9. 9. But Time Team changed all that. In its own words, it ‘sets out to captureboth the excitement and immediacy of the process of discovery -archaeology as it happens.’ Television does do physical discovery verywell. But you need to be able to guarantee some discoveries, which isalways difficult in archaeology, where you don’t know what you will finduntil you actually begin to dig. The crucial development withinarchaeology that allowed these guaranteed discoveries was mobilecomputer-assisted geophysics.SLIDE 23 Hitcham geophysics and trenchOnce you can get this kind of picture in a single morning, you have gottwo things: a broad-brush picture of the whole site, plus you know whereto dig to get a result. No more digging vast trenches over a wholesummer with a hundred undergraduates to try to locate something.Time Team is incredibly dependent on geophysics, so that’s anotherelement which allowed it to emerge when it did; in television terms it wasthe development of the race against time format, and in archaeologicalterms it was the development of mobile geophysics.So we’ve established that Time Team concentrates on the techniques andthe process by which we gather the information, and the information, orthe interpretation of the evidence, is slipped in along the way. One effectof this concentration on techniques is that we also now see howconflicting interpretations can arise from the same evidence. Of coursetelevision loves conflict, so Time Team ticks other boxes here. There’salways a big tension between being nice to your colleagues anddisagreeing with them, though, so we perhaps don’t have as muchconflict as we ought to.DOWNMARKETI think one of the things we can learn from looking at the range ofheritage programmes is that archaeology does - in general - tend to beseen as less intellectually demanding than history. This leads producers,who of course aren’t generally experts, to take a less socially exclusiveline with archaeology programmes.Another related aspect is that archaeology ideally tells the stories ofpeople who aren’t recorded in history – the ordinary people, the C2s, Dsand Es of the past. 9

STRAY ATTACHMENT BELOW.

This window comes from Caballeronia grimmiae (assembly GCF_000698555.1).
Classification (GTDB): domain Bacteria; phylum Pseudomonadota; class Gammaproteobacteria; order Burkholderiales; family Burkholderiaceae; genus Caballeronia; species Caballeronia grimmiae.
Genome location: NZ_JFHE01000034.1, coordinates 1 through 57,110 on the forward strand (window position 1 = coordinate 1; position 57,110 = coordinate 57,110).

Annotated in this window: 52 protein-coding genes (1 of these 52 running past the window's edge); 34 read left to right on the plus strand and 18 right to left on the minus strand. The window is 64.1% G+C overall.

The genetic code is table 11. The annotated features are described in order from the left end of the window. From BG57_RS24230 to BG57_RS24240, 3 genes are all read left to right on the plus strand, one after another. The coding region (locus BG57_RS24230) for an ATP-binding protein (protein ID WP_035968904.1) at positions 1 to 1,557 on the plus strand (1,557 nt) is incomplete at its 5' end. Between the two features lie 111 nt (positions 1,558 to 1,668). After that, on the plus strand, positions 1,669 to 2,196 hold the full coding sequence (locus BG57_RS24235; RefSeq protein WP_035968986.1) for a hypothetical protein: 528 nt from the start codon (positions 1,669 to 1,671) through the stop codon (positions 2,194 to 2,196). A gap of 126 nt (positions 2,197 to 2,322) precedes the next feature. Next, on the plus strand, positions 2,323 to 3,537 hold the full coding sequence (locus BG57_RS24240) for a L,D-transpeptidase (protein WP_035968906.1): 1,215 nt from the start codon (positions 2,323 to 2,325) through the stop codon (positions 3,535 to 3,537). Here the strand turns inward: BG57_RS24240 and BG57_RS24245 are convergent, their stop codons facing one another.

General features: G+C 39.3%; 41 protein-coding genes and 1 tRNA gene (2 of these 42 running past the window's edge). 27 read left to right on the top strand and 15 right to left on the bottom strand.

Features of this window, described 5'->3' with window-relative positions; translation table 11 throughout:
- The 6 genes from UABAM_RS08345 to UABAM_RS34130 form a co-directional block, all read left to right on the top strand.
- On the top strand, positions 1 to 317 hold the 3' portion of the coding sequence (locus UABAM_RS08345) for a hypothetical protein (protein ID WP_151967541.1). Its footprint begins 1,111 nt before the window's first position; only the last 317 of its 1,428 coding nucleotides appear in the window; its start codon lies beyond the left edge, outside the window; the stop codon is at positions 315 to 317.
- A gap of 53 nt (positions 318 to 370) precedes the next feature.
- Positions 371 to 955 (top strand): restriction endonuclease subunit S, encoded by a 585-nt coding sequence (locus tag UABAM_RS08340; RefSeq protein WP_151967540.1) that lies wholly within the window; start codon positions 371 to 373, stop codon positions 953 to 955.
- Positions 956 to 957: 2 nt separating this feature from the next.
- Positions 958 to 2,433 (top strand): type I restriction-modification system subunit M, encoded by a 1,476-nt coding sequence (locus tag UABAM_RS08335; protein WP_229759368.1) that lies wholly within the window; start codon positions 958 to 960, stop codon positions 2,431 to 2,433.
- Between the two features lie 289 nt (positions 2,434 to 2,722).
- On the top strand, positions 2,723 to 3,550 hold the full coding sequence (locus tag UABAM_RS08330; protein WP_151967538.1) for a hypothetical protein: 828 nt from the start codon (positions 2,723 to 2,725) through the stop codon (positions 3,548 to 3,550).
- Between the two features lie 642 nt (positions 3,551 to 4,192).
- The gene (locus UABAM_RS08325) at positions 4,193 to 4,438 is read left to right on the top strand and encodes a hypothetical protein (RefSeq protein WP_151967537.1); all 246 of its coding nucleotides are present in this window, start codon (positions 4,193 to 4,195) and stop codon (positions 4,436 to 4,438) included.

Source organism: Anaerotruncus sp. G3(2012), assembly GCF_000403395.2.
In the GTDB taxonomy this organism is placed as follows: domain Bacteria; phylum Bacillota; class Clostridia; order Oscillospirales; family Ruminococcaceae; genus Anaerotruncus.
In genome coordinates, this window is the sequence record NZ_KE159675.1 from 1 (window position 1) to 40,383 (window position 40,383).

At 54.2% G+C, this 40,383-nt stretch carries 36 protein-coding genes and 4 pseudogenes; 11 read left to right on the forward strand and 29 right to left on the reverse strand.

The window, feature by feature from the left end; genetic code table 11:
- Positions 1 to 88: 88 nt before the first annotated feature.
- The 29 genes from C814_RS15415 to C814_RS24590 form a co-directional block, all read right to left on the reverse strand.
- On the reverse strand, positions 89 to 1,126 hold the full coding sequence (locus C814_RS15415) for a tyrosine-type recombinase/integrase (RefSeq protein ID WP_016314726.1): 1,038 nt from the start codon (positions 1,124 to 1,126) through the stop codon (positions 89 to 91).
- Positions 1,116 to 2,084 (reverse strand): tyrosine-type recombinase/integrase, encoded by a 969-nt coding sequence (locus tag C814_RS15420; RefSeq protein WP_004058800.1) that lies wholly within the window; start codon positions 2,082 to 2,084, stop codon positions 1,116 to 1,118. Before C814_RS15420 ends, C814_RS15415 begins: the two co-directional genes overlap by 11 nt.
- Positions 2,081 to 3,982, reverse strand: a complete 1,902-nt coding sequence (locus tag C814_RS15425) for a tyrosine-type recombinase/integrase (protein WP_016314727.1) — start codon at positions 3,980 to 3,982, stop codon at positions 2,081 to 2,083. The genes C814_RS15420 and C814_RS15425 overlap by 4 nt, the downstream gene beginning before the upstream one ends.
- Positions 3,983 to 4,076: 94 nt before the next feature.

10. 10. In fact, I think that the secret of success, not only for Time Team but alsofor the Portable Antiquities Scheme, is to be to a certain extentdownmarket.Now this may surprise some of you who think that history/archaeology isan aspirational subject, and that to make it downmarket is to ‘dumbdown’ to the masses in a horribly elitist way.SLIDE 24 Vicky PollardBut in fact both the Portable Antiquities Scheme and Time Team do notmake concessions in terms of the quality of their output (for example,Time Team always get the best experts) or the scholarly nature of theenquiry – they just make it accessible and friendly too.It’s a mistake to think that the audience that could be defined as‘downmarket’ – that’s the C2s, Ds and Es in social grading terms [SLIDE25] is necessarily any less intelligent, or less well educated, or less welloff. In terms of television programmes on history or archaeology, whatall social groups want is their kind of thing, which is a slightly intangibleaim. I think that the ABC1 audience may feel that a downmarket TVshow trivialises its subject, whereas the C2DE audience may find a morehighbrow approach unfriendly and boring. Everyone needs to beintuitively comfortable with the presenters and the style – it’s their kindof programme.I think that what both the Portable Antiquities Scheme and Time Teammanage to do, and the secret of their success, is that they are bothdownmarket – in terms of being accessible, inclusive and friendly – butthey also communicate good authentic research. The work that the PASand Time Team do should be done anyway – the public front is a bonus.And the public can work this out from the feel of the programme, or inthe case of the Portable Antiquities Scheme, the website and the staff.SLIDE 26 public face of PASThe public, when watching the television or talking to someone abouttheir finds, they are participating in something real, a real detective story.DEMOGRAPHICI don’t want to exaggerate the downmarket appeal of Time Team. All ofChannel 4’s output has moved slightly downmarket with the rise of thingslike BBC4 and the obvious appeal of the large audiences pulled in byprogrammes such as like Big Brother. Channel 4 needs to keep its 10